Beastie Boys sued over ‘Licensed to Ill’ and ‘Paul’s Boutique’ samples | Music News

While fans worldwide are mourning the death and celebrating the life of founding Beastie Boys member Adam “MCA” Yauch, the band has now been sued over samples appearing in a total of four songs from their popular Licensed to Ill and Paul’s Boutique albums, according to documents obtained by AllHipHop.

Filed in United States District Court of the Southern District of New York by record label TufAmerica the day before Yauch’s death, the lawsuit alleges that the Beasties’ songs “The New Style” and “Hold It Now Hit It” from Ill and “Shadrach” and “Car Thief” from Boutique all contain unauthorized samples of songs recorded by American Go-Go band Trouble Funk. TufAmerica claims to be the exclusive licensee of the sampled songs — “Say What” from Trouble Funk’s album Straight Up Go-Go Style and “Drop the Bomb” from the album In Times of Trouble — and alleges that the Beasties have infringed their copyrights.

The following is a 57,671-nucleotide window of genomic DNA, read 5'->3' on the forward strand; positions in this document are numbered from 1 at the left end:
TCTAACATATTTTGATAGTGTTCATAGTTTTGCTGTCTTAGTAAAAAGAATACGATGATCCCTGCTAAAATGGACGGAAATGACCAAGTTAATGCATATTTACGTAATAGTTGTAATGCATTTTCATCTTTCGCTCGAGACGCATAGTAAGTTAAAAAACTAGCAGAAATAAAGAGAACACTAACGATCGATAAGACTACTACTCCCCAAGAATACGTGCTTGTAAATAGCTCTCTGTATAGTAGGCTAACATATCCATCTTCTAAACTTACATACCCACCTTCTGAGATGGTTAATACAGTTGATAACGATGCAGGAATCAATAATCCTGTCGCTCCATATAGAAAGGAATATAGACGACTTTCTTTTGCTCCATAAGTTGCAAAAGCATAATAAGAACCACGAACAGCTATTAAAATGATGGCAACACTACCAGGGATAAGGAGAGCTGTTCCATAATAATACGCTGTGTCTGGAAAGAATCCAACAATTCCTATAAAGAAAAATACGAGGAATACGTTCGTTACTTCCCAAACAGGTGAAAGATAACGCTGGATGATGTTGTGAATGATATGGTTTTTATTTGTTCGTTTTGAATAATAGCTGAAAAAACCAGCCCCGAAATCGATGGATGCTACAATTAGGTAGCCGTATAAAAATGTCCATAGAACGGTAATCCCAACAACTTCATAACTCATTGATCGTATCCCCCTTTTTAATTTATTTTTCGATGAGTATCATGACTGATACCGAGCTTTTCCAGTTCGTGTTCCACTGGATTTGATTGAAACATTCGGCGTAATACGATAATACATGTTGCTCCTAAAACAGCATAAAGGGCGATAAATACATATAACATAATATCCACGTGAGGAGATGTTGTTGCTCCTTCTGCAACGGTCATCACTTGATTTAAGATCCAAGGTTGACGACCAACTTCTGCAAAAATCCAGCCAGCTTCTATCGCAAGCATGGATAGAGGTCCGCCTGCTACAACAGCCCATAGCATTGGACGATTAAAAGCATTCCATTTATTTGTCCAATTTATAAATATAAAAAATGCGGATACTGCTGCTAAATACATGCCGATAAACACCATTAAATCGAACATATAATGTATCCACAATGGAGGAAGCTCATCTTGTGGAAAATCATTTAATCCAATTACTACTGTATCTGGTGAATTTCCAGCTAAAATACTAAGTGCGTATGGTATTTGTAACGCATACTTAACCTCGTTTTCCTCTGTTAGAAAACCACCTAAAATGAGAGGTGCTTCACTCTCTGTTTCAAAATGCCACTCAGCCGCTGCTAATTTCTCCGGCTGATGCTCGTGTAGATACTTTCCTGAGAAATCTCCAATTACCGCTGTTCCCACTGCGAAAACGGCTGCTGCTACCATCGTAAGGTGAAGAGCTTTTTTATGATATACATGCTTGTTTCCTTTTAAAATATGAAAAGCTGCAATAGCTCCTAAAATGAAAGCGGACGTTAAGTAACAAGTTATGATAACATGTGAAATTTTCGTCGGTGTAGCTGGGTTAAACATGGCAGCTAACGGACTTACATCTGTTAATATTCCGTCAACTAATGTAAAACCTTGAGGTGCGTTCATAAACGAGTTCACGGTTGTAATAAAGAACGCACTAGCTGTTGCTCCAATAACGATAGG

The suit claims that after “a careful audio analysis” TufAmerica was able to determine that the songs in question contain “distinctive” elements of the Trouble Funk recordings and that the Beasties and fellow defendants including Capitol Records continue to profit from the alleged unauthorized samples through several re-releases and digital downloads of the Ill and Boutique albums.

AllHipHop reports that TufAmerica is seeking trial to determine the amount of damages they are owed. A portion of the lawsuit can be viewed here.

Released in 1986, Licensed to Ill is the Beastie Boys’ landmark debut album; 1989’s Paul’s Boutique is the follow-up.

Trouble Funk was a staple in the world of Go-Go, an offshoot of American funk most popular in the band’s hometown of Washington D.C. and surrounding areas, throughout the 80s and continues to be a presence in the genre. On their official website, they dub themselves “the world’s greatest GO-GO band.”

Adam Yauch died May 4 after a long battle with cancer. He was 47.

Privacy Preference Center